How can the next president reduce poverty and increase economic opportunity? This question was the subject of a forum on March 5 sponsored by the Center on Children and Families at Brookings, the Center for the Study of Poverty and Inequality at Stanford, and the Spotlight on Poverty Campaign.
The U.S. has made only modest progress against poverty in the last three decades, while income inequality has grown. Despite these unfortunate trends, recent presidential elections have generally neglected issues of poverty and economic opportunity. The Annie E. Casey and Eos Foundations are sponsoring a project called “Spotlight on Poverty and Opportunity” that is employing a range of activities to encourage candidates to address these overlooked issues. Similarly, the Stanford Center for the Study of Poverty and Inequality has launched a magazine called Pathways to bring attention to these same issues. The first issue of Pathways, published in February, features several articles on poverty and inequality by leading scholars of differing political views and by several presidential candidates. These organizations banded together to sponsor a Brookings event to provide a forum for specific ideas about policies and programs that the next administration could initiate to reduce poverty and increase opportunity in America.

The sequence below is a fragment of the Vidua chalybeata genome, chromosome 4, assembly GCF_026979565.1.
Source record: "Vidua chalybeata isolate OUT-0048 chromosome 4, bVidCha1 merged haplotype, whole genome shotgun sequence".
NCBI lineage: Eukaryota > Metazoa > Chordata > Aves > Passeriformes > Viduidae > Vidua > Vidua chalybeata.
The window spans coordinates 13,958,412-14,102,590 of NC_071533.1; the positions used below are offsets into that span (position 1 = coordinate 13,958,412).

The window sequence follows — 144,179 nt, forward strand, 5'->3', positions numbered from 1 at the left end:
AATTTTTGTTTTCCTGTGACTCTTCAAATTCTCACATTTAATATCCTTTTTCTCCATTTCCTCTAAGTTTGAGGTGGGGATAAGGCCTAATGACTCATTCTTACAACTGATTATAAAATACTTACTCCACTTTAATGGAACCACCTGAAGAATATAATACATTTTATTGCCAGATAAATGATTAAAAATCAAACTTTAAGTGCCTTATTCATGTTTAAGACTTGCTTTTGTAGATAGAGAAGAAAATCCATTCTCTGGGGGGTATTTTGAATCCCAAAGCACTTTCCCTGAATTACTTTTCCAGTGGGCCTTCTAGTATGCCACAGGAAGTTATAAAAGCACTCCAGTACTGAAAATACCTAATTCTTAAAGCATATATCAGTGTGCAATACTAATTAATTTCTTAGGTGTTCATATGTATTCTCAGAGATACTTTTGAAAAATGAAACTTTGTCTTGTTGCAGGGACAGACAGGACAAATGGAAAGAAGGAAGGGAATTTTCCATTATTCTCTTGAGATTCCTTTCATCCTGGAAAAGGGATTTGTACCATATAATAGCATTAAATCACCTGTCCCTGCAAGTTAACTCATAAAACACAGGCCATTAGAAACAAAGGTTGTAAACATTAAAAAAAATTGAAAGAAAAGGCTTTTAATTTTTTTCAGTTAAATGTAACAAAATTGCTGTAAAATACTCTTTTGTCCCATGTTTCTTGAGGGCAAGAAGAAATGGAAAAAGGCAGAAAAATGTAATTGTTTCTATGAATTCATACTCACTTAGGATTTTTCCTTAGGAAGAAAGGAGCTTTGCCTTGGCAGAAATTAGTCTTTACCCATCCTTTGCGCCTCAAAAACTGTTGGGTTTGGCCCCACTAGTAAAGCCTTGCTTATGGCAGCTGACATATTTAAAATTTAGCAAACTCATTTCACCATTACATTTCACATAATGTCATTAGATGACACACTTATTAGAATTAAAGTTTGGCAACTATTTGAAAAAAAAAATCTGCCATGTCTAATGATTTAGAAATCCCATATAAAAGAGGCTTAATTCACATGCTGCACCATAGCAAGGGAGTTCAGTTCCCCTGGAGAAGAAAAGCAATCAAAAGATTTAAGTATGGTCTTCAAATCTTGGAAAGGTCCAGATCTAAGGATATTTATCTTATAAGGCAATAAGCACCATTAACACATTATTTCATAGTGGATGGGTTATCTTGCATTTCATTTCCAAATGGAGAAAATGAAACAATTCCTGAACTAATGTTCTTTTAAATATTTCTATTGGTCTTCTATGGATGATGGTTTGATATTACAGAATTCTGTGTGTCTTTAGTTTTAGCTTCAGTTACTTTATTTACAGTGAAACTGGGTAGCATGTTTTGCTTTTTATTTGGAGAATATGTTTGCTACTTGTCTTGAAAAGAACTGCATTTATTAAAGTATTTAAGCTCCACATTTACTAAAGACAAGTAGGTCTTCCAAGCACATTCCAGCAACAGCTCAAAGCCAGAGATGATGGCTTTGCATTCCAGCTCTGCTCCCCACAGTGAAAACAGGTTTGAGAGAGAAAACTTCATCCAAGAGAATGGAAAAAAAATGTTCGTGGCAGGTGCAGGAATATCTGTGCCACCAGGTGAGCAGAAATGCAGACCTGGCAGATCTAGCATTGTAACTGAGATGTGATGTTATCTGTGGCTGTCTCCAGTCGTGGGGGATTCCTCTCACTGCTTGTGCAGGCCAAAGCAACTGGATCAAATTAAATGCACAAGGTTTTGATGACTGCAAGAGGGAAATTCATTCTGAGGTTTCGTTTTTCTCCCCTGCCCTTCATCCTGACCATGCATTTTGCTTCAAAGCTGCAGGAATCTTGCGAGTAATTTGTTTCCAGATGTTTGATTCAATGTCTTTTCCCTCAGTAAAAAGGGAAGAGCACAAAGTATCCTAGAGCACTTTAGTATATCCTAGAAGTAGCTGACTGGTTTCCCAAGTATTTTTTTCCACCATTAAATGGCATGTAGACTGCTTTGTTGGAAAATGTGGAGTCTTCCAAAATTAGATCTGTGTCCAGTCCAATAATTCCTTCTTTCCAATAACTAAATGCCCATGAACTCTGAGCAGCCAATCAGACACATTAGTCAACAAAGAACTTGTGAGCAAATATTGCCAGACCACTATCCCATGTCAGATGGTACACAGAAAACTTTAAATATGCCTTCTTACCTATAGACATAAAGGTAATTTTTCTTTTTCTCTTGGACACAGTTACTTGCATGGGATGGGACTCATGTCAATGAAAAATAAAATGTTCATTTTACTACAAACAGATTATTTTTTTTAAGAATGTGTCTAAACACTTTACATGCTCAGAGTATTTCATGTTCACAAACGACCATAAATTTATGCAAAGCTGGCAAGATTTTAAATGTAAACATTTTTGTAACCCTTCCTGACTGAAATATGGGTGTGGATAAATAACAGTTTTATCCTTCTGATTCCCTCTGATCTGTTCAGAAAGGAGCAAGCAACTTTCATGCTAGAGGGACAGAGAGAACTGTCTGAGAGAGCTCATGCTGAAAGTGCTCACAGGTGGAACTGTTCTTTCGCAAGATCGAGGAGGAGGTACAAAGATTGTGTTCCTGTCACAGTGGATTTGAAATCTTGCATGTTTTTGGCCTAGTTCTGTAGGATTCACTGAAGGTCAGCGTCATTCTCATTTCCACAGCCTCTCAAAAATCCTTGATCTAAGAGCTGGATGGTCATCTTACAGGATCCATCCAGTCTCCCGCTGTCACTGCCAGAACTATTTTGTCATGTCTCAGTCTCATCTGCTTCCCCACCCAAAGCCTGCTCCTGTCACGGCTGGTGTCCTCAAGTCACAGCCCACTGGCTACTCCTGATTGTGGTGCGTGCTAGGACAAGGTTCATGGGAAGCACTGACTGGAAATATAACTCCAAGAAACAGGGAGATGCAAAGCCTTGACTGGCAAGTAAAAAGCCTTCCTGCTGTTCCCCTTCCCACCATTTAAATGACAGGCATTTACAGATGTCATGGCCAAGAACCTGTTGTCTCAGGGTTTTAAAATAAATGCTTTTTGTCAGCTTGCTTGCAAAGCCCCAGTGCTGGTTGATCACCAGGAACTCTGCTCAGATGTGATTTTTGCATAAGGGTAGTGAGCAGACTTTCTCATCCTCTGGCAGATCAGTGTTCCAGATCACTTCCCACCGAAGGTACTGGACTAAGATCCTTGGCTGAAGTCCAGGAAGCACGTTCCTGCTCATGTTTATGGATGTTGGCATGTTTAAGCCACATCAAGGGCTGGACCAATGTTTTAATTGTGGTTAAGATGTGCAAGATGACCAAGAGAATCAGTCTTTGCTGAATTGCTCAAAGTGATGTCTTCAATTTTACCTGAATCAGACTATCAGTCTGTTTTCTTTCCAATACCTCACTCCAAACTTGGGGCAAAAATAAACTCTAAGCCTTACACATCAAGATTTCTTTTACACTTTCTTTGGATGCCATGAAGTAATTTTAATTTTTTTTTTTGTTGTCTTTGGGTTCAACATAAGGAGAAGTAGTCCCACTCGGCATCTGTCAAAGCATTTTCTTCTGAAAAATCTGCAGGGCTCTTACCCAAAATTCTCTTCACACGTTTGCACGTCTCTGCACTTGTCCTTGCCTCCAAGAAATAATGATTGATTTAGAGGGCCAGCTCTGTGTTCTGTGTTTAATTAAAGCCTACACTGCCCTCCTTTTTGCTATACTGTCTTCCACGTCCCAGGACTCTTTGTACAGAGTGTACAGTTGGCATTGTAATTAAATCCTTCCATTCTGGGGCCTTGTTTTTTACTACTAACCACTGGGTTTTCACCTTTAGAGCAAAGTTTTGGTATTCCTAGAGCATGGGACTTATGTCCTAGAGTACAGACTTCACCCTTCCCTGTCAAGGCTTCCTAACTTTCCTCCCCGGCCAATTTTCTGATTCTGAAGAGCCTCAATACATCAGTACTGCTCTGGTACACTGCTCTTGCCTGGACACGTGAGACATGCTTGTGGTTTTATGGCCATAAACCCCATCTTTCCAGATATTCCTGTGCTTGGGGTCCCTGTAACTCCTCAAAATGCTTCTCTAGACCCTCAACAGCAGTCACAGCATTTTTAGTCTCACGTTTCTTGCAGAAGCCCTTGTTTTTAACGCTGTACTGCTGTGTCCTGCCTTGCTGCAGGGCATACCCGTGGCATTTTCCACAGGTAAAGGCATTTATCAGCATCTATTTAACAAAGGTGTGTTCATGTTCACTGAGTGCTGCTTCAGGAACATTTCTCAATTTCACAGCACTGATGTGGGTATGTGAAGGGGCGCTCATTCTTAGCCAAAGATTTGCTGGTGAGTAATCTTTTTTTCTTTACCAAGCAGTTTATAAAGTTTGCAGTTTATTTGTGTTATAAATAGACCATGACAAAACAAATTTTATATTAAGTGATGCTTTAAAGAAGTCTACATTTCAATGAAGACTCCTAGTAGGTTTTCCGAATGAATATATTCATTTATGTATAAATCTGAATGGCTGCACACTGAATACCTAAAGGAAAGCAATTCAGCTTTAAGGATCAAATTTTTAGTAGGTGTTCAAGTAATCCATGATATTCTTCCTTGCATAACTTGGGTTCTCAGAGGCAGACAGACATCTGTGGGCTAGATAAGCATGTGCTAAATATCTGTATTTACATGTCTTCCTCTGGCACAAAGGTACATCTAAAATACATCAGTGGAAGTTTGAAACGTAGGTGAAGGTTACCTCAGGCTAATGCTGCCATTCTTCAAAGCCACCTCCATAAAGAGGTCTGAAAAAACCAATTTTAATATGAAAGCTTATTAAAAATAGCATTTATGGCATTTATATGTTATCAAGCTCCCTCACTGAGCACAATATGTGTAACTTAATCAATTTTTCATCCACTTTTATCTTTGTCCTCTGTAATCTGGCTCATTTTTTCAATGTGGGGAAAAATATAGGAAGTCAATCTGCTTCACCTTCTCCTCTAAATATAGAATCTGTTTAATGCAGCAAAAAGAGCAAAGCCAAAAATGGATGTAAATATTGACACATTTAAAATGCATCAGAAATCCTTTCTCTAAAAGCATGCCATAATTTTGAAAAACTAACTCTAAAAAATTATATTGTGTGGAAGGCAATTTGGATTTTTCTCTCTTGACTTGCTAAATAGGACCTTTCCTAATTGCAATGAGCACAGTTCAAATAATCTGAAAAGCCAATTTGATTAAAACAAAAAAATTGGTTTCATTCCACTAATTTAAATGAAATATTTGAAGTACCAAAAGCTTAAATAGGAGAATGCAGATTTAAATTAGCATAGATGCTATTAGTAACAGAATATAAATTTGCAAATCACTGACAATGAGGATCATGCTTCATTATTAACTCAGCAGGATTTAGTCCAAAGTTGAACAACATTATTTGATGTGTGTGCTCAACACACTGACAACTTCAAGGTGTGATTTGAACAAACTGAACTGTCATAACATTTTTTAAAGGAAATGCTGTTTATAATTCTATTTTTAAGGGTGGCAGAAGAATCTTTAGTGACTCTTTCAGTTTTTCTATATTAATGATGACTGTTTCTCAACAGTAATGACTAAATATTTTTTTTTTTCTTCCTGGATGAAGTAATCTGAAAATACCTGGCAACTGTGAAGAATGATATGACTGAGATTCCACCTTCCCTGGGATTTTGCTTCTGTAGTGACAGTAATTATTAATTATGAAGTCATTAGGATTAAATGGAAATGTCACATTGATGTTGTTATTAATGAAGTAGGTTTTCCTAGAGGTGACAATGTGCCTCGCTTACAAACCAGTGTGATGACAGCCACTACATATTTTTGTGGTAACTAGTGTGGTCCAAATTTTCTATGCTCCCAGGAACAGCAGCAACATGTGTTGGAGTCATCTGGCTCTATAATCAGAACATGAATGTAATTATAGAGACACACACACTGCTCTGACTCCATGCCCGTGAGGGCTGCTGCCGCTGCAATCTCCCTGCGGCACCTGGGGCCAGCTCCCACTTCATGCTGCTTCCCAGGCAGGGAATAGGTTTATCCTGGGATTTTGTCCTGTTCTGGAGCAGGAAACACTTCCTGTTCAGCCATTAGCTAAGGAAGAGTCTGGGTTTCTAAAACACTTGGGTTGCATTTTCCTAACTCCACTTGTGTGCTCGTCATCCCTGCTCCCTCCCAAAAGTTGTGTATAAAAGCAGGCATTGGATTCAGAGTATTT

- How to Wage the Next War on Poverty by Rebecca Blank
- Attacking Poverty and Inequality by Isabel Sawhill and Ron Haskins
On the one hand the U.S. wants to be defending U.S. companies overseas and they are going to see this as vindictive, particularly in going after Apple’s profits retroactively. But in the bigger picture the U.S. is taking moves to fight inversions and improve the global system.